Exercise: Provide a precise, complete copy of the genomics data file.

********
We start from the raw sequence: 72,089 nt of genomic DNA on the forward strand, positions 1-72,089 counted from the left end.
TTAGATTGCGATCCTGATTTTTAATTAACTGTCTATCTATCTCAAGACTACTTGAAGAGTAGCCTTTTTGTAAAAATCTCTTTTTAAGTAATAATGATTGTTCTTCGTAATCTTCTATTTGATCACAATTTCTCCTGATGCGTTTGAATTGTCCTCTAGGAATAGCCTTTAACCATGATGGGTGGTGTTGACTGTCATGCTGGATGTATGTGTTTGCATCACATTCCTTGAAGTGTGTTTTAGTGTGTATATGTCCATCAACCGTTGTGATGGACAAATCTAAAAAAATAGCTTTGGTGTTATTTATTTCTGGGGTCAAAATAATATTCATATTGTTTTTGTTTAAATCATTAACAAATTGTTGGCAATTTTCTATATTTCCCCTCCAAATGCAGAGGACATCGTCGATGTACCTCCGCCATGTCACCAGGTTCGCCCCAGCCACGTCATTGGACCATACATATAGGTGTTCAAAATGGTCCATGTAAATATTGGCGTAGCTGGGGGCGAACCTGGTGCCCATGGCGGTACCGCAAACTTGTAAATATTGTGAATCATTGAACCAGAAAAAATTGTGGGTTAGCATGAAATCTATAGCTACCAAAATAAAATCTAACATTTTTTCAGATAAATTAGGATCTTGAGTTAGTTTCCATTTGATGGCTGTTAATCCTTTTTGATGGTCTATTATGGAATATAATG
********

We start from the raw sequence: 72,089 nt of genomic DNA on the forward strand, positions 1-72,089 counted from the left end.
TTAGATTGCGATCCTGATTTTTAATTAACTGTCTATCTATCTCAAGACTACTTGAAGAGTAGCCTTTTTGTAAAAATCTCTTTTTAAGTAATAATGATTGTTCTTCGTAATCTTCTATTTGATCACAATTTCTCCTGATGCGTTTGAATTGTCCTCTAGGAATAGCCTTTAACCATGATGGGTGGTGTTGACTGTCATGCTGGATGTATGTGTTTGCATCACATTCCTTGAAGTGTGTTTTAGTGTGTATATGTCCATCAACCGTTGTGATGGACAAATCTAAAAAAATAGCTTTGGTGTTATTTATTTCTGGGGTCAAAATAATATTCATATTGTTTTTGTTTAAATCATTAACAAATTGTTGGCAATTTTCTATATTTCCCCTCCAAATGCAGAGGACATCGTCGATGTACCTCCGCCATGTCACCAGGTTCGCCCCAGCCACGTCATTGGACCATACATATAGGTGTTCAAAATGGTCCATGTAAATATTGGCGTAGCTGGGGGCGAACCTGGTGCCCATGGCGGTACCGCAAACTTGTAAATATTGTGAATCATTGAACCAGAAAAAATTGTGGGTTAGCATGAAATCTATAGCTACCAAAATAAAATCTAACATTTTTTCAGATAAATTAGGATCTTGAGTTAGTTTCCATTTGATGGCTGTTAATCCTTTTTGATGGTCTATTATGGAATATAATG